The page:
When the ancient Polynesians invented surfing, they often used a paddle to help them navigate. Fast-forward a few millennia, and Stand-Up Paddleboarding, or SUP, finds itself trendy again. Part of its increasing popularity is that standing upright allows surfers to spot waves more easily and thus catch more of them, multiplying the fun factor. Paddling back to the wave becomes less of a strain as well. The ability to cruise along on flat inland water, surveying the sights, is another advantage. Finally, its a good core workout. If youre sold on the idea, schedule an intro SUP lesson, free with board and paddle rental, and you may find yourself riding the waves like a Polynesian king.More
In the past 30 years, light artists have reimagined an art form that has always had the ability to turn the night sky, or a simple window, into luminescence. Last fall, the Yerba Buena Center for the Arts turned its southern glass wall into a parade of sound-sensing lights, Lightswarm, that changes with the movements of nearby people and things. Future Cities Lab, the San Francisco design company behind Lightswarm, has originated another notable light sculpture. Located by the YBCA's steps at 701 Mission, Murmur Wall will light up in arresting ways as it incorporates local trending search engine results and social media postings. Onlookers can offer their own contributions, which will feed into the Murmur Wall's data stream and light up the sculpture. What's trending in San Francisco? If you're walking by the YBCA, you can see firsthand — at least through light patterns that reflect the city's volatile internet habits.
Murmur Wall debuts Thursday at 6 p.m. and continues through May 31, 2017, at Yerba Buena Center for the Arts, 701 Mission St., S.F. Free; 415-978-2700 or ybca.org. More
San Francisco District Attorney Kamala Harris today released an online ad targeting her Republican opponent in the race for state attorney general. The ad (view after the jump) assails Los Angeles District Attorney Steve Cooley, in so many words, as a sexist coddler of child molesters.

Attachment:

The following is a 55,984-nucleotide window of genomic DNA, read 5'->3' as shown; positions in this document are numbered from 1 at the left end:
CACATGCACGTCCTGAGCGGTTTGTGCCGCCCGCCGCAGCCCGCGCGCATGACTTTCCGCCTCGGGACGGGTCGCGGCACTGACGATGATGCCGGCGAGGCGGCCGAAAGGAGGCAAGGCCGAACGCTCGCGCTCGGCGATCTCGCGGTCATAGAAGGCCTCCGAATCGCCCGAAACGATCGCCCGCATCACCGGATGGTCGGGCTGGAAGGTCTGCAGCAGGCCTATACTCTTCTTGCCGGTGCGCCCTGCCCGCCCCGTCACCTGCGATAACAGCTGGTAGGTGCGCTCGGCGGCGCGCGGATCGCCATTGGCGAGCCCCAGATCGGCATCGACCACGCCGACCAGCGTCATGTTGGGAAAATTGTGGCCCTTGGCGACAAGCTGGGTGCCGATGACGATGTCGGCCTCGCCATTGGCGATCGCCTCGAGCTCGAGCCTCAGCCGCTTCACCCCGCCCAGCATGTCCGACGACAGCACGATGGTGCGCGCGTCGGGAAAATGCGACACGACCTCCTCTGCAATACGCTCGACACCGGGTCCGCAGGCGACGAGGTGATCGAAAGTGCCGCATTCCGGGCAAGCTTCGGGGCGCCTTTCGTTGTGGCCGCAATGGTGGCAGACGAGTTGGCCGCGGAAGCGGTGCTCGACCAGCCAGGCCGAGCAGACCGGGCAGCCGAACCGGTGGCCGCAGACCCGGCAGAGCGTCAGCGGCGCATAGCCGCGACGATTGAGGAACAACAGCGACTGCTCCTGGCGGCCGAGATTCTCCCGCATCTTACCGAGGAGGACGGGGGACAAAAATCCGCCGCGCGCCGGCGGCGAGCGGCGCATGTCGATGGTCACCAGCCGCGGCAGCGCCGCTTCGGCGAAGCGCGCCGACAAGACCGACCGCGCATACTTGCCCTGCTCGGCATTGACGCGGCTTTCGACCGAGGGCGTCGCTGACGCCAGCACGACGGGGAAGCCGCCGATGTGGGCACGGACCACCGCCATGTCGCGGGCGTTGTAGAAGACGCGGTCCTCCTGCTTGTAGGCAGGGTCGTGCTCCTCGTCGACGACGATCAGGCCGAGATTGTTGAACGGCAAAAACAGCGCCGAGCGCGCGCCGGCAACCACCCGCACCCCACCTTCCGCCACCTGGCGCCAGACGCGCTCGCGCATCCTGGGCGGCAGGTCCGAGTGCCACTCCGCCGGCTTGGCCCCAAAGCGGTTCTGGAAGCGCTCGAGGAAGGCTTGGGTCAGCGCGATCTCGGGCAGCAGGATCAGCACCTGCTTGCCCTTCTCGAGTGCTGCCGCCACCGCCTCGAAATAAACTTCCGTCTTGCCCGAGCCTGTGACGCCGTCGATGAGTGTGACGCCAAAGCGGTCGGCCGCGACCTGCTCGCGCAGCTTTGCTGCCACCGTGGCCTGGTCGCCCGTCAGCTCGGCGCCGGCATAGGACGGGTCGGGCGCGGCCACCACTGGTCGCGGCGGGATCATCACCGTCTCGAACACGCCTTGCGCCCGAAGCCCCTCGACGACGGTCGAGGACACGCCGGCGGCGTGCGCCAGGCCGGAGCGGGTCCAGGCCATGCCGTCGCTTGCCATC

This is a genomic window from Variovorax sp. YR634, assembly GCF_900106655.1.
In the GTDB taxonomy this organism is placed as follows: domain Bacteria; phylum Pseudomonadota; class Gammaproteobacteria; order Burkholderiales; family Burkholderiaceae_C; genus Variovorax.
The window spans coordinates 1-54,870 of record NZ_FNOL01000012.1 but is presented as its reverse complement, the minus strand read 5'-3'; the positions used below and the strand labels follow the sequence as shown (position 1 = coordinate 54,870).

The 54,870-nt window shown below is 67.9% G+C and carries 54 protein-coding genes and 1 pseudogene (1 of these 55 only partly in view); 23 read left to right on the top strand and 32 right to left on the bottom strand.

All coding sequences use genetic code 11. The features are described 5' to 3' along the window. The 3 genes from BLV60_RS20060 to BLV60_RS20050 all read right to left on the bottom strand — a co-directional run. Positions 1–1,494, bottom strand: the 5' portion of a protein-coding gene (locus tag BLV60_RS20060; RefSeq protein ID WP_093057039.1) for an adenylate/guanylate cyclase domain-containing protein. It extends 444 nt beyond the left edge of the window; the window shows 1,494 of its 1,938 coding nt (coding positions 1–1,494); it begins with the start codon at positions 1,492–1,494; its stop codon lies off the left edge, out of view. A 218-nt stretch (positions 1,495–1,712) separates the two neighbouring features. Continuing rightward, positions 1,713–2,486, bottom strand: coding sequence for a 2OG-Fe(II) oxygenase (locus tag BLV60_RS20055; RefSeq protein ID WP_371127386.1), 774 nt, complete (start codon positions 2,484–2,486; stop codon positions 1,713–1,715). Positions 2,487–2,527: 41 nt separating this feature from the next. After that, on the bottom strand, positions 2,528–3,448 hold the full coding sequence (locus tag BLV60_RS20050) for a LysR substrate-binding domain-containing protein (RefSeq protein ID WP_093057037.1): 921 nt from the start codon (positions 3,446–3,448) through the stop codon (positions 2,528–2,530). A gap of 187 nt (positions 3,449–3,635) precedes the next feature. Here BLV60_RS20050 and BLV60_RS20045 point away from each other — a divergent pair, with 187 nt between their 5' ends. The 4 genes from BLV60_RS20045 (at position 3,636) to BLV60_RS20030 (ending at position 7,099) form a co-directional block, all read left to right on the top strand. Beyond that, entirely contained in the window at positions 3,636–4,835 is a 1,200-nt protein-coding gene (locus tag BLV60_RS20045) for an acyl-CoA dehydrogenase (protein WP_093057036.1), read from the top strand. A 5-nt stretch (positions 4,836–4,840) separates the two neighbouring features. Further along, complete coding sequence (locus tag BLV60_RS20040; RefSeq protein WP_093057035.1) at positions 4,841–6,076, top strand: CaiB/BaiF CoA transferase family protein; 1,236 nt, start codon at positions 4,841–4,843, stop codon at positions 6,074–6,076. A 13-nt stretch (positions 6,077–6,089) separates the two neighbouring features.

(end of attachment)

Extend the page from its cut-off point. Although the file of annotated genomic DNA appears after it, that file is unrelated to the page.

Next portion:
The video attacks Cooley for comments he made at a University of Southern California crime forum in 2009. Said Cooley, "You know what gets an initiative passed in California? Name it after a female ... Jessica's Law, stuff like that." He was referring to a California law, similar to legislation enacted by other states, that imposes tougher penalties and residency restrictions on sex offenders. The law is named after Jessica Lunsford, a Florida girl who was raped and murdered in 2005.
Cooley opposed the ballot initiative that enacted the law, arguing that limits on where sex offenders can live would make it more difficult to track them. Asks Harris' new ad, "What does he have against laws named after 'females'?" The other two "questions" in the spot criticize Cooley's handling of environmental crimes in L.A. and his opposition to national health-care reform.
What can you say? It's never too early to play the gender card and exploit irrational fears of sexual predators in a big election, particularly since Harris is likely to face serious questions about her crime-fighting record in San Francisco.
Sub Pop recording artists 'clipping.' brought their brand of noise-driven experimental hip hop to the closing night of 2016's San Francisco Electronic Music Fest this past Sunday. The packed Brava Theater hosted an initially seated crowd that ended the night jumping and dancing against the front of the stage. The trio performed a set focused on their recently released Sci-Fi Horror concept album, 'Splendor & Misery', then delved into their dancier and more aggressive back catalogue, and recent single 'Wriggle'.
Opening performances included local experimental electronic duo 'Tujurikkuja' and computer music artist 'Madalyn Merkey.'"